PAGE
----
Washington — DESPITE solid job numbers, America’s gross domestic product grew by just 0.5 percent during the first three months of 2016, the slowest pace in two years. The current expansion is already longer than the postwar average, so it will be no surprise if policy makers begin asking, Is a recession lurking around the corner?
The answer, of course, is that no one knows. Economists can predict recessions as effectively as they can read your palm. What policy makers can do, however, is get ready for the next recession, whenever it arrives. And we need to act now, because we’re far from ready.
Historically, we’ve relied on the Federal Reserve Board to act as our principal recession fighter. And it has done a pretty good job. Unfortunately, it won’t be much help next time. Because interest rates are already so low, the Fed’s principal ammunition — the ability to further lower rates — is unlikely to have much traction when the next downturn rolls around.
If we want to mitigate hardship and help the economy get back on its feet when that happens, the prudent move would be to strengthen the “automatic stabilizers” in the federal budget — programs like unemployment insurance, the Supplemental Nutrition Assistance Program, or SNAP (food stamps) and Medicaid — that, without the need for congressional action, expand when the economy is weak and contract when the economy is on its way to recovery. Such programs put money in the pockets of those who suffer most during recessions, money that will be quickly spent back into the economy, and they have an efficient administrative infrastructure in place that can be leveraged to disburse funds rapidly when the need strikes.
But as they currently stand, these programs aren’t enough. Consider SNAP. The 2009 Recovery Act temporarily increased the maximum monthly food benefit by about $63 a month for a family of three. In addition to raising consumer demand, this benefit expansion reduced hunger, and it kept nearly a million people out of poverty in 2010.
That expansion took congressional action and was temporary. It won’t happen again without similar action — which may not take effect in time. So before a recession hits, Congress should enhance SNAP to ensure that such an expansion kicks in automatically when certain economic indicators are breached. Its size should be tied to the severity of the downturn, and the increase would phase out once things improved.
One of the biggest challenges during a recession is at the state level — many states have balanced-budget requirements, which mean that as tax revenues drop, spending has to as well, making the recession more painful. The federal government can help by temporarily increasing the money it gives states to cover Medicaid, which would free them to plug other budget shortfalls.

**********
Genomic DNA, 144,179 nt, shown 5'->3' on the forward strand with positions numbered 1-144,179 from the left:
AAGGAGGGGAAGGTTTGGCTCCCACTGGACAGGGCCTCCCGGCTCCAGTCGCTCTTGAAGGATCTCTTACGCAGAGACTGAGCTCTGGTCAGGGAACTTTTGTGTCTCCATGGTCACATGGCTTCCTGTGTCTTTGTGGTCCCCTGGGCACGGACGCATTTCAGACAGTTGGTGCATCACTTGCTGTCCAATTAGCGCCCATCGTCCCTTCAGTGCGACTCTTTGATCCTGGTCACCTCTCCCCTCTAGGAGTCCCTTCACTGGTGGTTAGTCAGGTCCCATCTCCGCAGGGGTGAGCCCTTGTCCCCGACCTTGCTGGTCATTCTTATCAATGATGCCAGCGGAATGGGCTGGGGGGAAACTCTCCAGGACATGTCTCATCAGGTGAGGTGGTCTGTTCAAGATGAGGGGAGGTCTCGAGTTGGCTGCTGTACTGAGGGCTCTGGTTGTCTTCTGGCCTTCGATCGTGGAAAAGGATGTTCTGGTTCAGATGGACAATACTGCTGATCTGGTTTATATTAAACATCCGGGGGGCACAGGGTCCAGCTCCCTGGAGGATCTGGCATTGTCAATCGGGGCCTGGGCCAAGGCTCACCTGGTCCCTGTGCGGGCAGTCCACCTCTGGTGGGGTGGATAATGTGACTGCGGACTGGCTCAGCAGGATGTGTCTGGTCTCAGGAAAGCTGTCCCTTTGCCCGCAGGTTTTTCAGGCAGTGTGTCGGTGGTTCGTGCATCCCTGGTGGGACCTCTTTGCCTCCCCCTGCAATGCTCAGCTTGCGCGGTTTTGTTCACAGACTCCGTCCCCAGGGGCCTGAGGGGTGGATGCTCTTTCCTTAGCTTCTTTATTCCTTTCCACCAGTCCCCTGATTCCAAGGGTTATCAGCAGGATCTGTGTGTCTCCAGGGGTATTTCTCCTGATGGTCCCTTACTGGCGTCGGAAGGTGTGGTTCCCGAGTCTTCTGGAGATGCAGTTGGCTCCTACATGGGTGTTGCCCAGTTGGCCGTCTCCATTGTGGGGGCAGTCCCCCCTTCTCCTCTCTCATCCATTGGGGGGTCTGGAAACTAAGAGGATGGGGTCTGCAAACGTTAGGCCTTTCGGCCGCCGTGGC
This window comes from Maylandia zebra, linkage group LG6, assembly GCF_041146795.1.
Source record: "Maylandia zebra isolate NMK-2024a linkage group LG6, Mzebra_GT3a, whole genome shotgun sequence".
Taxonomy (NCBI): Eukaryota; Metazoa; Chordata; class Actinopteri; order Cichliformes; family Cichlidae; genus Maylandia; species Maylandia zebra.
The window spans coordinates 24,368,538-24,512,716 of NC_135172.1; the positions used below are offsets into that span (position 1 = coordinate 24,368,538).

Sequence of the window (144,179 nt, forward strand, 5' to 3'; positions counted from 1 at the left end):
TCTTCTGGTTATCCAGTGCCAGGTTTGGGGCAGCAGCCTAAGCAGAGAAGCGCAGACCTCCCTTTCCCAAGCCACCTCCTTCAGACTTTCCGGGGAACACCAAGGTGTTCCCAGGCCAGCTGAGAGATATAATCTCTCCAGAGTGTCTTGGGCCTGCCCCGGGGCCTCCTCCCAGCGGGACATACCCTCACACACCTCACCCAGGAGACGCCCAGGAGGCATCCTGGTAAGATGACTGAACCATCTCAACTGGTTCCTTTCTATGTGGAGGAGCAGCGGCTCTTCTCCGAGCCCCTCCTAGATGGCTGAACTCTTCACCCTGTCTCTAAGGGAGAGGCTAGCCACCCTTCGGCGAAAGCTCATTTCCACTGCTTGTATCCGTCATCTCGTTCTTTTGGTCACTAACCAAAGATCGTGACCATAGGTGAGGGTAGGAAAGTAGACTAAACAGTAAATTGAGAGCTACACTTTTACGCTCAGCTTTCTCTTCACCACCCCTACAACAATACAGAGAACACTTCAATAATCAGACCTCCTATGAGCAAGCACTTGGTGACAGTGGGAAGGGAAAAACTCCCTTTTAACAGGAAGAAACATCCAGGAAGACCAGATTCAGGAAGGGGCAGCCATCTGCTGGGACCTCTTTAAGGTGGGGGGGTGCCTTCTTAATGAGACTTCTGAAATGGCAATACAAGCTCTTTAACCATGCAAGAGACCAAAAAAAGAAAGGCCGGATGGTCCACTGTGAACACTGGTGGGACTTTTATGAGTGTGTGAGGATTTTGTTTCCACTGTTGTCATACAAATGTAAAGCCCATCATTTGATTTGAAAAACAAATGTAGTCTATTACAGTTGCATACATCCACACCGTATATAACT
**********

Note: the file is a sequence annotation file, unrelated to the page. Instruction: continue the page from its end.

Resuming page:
Wouldn’t such spending increase the deficit? Yes, but only temporarily. What drives the long-term deficit are not the automatic responders, which get into and out of the system relatively quickly. It’s permanent tax cuts, or new spending that isn’t paid for.
Policy makers from both major political parties recognize the risks of inaction; Congress passed stimulus packages under the administrations of both George W. Bush and President Obama. In addition to increasing SNAP benefits, providing states with fiscal relief and enacting a Homelessness Prevention and Rapid Rehousing Program that served over one million people, the Obama stimulus funded about 260,000 subsidized jobs in 2009 and 2010.
But it would be risky to depend on the same wisdom to come through in the next crisis. And we need to do more, too — for example, the government should create a permanent employment fund that would enable states to both build their own subsidized jobs programs and take advantage of fully funded national service jobs that the federal government would directly create.
During normal times, this fund could target populations, like the long-term unemployed or people with criminal records, who typically struggle in the labor market. When a recession hit, the fund would offer the infrastructure necessary to meet rising job-creation needs.
We could also improve our unemployment insurance system, which eight states, including big ones like Florida, Michigan and North Carolina, have undermined by restricting eligibility or cutting benefits, or both, in recent years. The federal government should require all states to offer at least 26 weeks of benefits in their basic programs and to expand coverage to a broader group of workers, including part-timers.
It should also improve triggers, based on job market conditions, that turn additional weeks of benefits “on” during downturns and “off” again during recoveries. Without such effective automatic switches, Congress has had to enact “emergency” unemployment insurance expansions during or after every recession since 1970.
There’s ultimately no way to know when the next recession will hit. But if we begin to prepare for it now, we’ll be a lot more ready for it when it does.Continue